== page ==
You mention that your friend is using the Pill to “regulate her cycle.” She should know that technically the birth control pill does not do this. It may give what appears to be a regular cycle, but it is actually causing her to have a “withdrawal bleed” rather than a regular menstruation.
Here’s how it works: You’ll notice in most packages of birth control pills that some of the pills are of a different color. These are called sugar, blank, or placebo pills. Unlike the other pills, they contain no hormones. When the hormones are withdrawn from a woman’s body, it begins to return to normal, and her period resumes. If she never took the sugar pills but instead continued with a new pack of pills, her period would not return. But the scientists who invented the birth control pill figured that women would be more likely to use it if they still felt as if they were having their monthly period. So they threw in the empty pills. The woman on the Pill is not having a normal cycle. Her body thinks that it’s pregnant three weeks of the month. She returns to normal for a week and then resumes the chemical pregnancy for three more weeks.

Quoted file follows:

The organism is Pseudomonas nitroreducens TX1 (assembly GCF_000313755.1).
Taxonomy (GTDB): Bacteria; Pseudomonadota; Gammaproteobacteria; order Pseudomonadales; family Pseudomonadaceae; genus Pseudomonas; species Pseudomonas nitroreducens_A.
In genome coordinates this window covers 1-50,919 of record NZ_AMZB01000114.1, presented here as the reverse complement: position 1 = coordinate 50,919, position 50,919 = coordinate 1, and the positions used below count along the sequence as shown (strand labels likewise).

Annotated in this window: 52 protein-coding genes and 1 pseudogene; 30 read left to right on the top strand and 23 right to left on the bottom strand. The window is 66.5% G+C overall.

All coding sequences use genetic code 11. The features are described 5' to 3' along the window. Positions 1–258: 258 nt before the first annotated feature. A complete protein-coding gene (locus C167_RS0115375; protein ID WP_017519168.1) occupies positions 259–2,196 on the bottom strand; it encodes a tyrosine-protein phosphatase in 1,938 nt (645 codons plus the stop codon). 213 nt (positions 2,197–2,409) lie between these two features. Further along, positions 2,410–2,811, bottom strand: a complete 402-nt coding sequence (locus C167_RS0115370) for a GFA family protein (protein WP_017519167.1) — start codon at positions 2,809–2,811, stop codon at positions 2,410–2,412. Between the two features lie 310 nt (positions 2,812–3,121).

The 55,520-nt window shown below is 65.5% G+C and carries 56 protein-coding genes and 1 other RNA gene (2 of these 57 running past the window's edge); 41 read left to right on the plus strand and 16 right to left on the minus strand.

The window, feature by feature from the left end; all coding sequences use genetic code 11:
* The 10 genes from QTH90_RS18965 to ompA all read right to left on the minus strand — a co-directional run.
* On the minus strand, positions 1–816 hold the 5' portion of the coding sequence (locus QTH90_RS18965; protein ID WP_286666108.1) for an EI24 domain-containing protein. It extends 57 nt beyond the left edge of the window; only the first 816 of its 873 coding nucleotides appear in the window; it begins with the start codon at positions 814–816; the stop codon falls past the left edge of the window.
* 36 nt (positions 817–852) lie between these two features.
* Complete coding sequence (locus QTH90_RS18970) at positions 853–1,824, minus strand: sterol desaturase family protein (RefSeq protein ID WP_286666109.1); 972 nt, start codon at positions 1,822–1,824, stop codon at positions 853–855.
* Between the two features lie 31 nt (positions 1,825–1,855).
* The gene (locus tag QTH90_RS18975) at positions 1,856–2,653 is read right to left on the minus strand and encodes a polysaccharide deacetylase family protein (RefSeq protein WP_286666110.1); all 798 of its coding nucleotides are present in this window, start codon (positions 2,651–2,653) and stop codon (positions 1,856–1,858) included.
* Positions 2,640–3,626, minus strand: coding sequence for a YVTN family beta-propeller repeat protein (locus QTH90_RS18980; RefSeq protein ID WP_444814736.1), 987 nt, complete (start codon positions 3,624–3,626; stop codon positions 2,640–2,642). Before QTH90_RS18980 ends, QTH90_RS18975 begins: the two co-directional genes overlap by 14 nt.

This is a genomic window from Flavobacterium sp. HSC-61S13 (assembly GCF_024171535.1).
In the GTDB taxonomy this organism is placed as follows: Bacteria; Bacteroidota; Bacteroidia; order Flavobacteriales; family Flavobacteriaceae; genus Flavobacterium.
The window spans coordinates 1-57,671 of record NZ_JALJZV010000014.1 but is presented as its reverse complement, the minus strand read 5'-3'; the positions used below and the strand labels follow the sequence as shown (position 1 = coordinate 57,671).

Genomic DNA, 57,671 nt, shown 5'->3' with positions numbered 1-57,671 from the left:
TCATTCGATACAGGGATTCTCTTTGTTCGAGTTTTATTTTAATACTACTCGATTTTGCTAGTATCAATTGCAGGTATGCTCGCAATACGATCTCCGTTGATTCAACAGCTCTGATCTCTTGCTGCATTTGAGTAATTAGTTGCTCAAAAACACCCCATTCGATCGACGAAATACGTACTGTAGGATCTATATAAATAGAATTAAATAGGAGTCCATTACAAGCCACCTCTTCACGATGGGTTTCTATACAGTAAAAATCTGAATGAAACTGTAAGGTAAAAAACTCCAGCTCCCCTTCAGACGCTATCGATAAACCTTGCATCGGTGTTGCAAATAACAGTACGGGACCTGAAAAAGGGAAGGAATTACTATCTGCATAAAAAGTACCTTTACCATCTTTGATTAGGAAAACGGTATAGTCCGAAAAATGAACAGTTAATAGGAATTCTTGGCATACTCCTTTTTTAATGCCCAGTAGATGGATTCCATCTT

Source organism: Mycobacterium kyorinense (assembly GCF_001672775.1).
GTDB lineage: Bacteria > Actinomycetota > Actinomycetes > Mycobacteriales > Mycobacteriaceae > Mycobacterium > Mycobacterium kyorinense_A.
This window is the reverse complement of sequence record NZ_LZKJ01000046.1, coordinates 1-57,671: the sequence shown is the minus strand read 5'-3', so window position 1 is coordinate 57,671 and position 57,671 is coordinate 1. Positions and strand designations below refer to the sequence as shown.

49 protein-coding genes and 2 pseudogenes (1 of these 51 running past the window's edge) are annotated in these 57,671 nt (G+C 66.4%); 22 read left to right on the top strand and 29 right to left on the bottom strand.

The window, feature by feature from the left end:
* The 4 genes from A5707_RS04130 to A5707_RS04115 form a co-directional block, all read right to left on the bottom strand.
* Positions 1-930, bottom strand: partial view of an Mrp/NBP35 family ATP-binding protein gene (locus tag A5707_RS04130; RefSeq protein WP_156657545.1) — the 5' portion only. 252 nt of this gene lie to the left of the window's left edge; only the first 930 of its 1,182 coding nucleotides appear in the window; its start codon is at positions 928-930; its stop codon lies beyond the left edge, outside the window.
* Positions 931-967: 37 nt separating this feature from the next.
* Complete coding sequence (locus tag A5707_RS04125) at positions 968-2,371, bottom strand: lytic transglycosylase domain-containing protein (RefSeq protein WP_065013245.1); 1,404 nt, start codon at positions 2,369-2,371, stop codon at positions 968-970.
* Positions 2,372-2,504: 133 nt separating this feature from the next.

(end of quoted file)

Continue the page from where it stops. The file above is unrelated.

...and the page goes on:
Various forms of hormonal birth control are often prescribed to treat a variety of conditions, such as endometriosis, ovarian cysts, irregular cycles, and painful cramps. However, many doctors feel that the pill is being overprescribed to treat ailments that can be healed in other ways. One such physician is Dr. Thomas Hilgers, who can be reached through www.naprotechnology.com or by calling 1-402-390-6600. However, his practice is located in Nebraska. To find a doctor closer to you, call Dr. Hilgers and speak to his nurses about the options for you. If you are a teen, share this information with your parents, so that you can make an informed decision together with them about your health care choices.
If a woman is using the Pill for medical reasons, she should be fully informed of its side effects, risks, and potential alternatives. For more information on the birth control pill, click here.
. Malcolm Gladwell, “John Rock’s Error,” The New Yorker (March 13, 2000), 52–63.